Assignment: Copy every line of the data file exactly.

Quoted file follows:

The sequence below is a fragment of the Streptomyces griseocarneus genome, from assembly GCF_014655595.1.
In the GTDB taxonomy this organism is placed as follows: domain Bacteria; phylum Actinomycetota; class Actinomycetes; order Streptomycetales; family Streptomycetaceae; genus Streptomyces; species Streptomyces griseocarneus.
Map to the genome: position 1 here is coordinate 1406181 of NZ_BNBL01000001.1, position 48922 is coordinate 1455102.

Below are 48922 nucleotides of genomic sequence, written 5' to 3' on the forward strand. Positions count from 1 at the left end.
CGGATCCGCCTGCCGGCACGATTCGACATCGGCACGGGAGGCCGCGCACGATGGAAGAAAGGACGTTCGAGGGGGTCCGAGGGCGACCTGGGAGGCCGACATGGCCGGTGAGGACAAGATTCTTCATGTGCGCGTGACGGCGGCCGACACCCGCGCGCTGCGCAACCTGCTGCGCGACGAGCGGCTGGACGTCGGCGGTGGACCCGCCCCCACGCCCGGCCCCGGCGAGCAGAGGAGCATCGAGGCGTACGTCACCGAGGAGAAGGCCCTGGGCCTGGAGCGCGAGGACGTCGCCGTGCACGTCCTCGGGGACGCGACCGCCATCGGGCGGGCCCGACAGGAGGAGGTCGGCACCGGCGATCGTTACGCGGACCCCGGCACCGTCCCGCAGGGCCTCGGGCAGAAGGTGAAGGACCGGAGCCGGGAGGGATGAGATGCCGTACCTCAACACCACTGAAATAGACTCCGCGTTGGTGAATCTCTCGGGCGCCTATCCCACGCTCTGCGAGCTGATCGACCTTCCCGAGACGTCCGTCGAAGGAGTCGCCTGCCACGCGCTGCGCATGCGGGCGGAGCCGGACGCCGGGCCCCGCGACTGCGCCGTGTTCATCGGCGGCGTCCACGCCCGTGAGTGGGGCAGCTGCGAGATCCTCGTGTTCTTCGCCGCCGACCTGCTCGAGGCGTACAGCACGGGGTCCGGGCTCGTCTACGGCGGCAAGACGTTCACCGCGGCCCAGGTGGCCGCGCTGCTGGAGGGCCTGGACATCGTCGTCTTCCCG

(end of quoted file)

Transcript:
The sequence below is a fragment of the Streptomyces griseocarneus genome, from assembly GCF_014655595.1.
In the GTDB taxonomy this organism is placed as follows: domain Bacteria; phylum Actinomycetota; class Actinomycetes; order Streptomycetales; family Streptomycetaceae; genus Streptomyces; species Streptomyces griseocarneus.
Map to the genome: position 1 here is coordinate 1406181 of NZ_BNBL01000001.1, position 48922 is coordinate 1455102.

Below are 48922 nucleotides of genomic sequence, written 5' to 3' on the forward strand. Positions count from 1 at the left end.
CGGATCCGCCTGCCGGCACGATTCGACATCGGCACGGGAGGCCGCGCACGATGGAAGAAAGGACGTTCGAGGGGGTCCGAGGGCGACCTGGGAGGCCGACATGGCCGGTGAGGACAAGATTCTTCATGTGCGCGTGACGGCGGCCGACACCCGCGCGCTGCGCAACCTGCTGCGCGACGAGCGGCTGGACGTCGGCGGTGGACCCGCCCCCACGCCCGGCCCCGGCGAGCAGAGGAGCATCGAGGCGTACGTCACCGAGGAGAAGGCCCTGGGCCTGGAGCGCGAGGACGTCGCCGTGCACGTCCTCGGGGACGCGACCGCCATCGGGCGGGCCCGACAGGAGGAGGTCGGCACCGGCGATCGTTACGCGGACCCCGGCACCGTCCCGCAGGGCCTCGGGCAGAAGGTGAAGGACCGGAGCCGGGAGGGATGAGATGCCGTACCTCAACACCACTGAAATAGACTCCGCGTTGGTGAATCTCTCGGGCGCCTATCCCACGCTCTGCGAGCTGATCGACCTTCCCGAGACGTCCGTCGAAGGAGTCGCCTGCCACGCGCTGCGCATGCGGGCGGAGCCGGACGCCGGGCCCCGCGACTGCGCCGTGTTCATCGGCGGCGTCCACGCCCGTGAGTGGGGCAGCTGCGAGATCCTCGTGTTCTTCGCCGCCGACCTGCTCGAGGCGTACAGCACGGGGTCCGGGCTCGTCTACGGCGGCAAGACGTTCACCGCGGCCCAGGTGGCCGCGCTGCTGGAGGGCCTGGACATCGTCGTCTTCCCG